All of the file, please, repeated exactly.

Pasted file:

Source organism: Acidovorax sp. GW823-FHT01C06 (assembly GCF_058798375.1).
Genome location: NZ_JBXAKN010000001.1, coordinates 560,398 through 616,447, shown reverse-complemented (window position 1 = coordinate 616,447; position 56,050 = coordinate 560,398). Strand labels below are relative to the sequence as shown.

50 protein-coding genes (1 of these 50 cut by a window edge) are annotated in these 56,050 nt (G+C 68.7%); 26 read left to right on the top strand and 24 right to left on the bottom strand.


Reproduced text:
Source organism: Acidovorax sp. GW823-FHT01C06 (assembly GCF_058798375.1).
Genome location: NZ_JBXAKN010000001.1, coordinates 560,398 through 616,447, shown reverse-complemented (window position 1 = coordinate 616,447; position 56,050 = coordinate 560,398). Strand labels below are relative to the sequence as shown.

50 protein-coding genes (1 of these 50 cut by a window edge) are annotated in these 56,050 nt (G+C 68.7%); 26 read left to right on the top strand and 24 right to left on the bottom strand.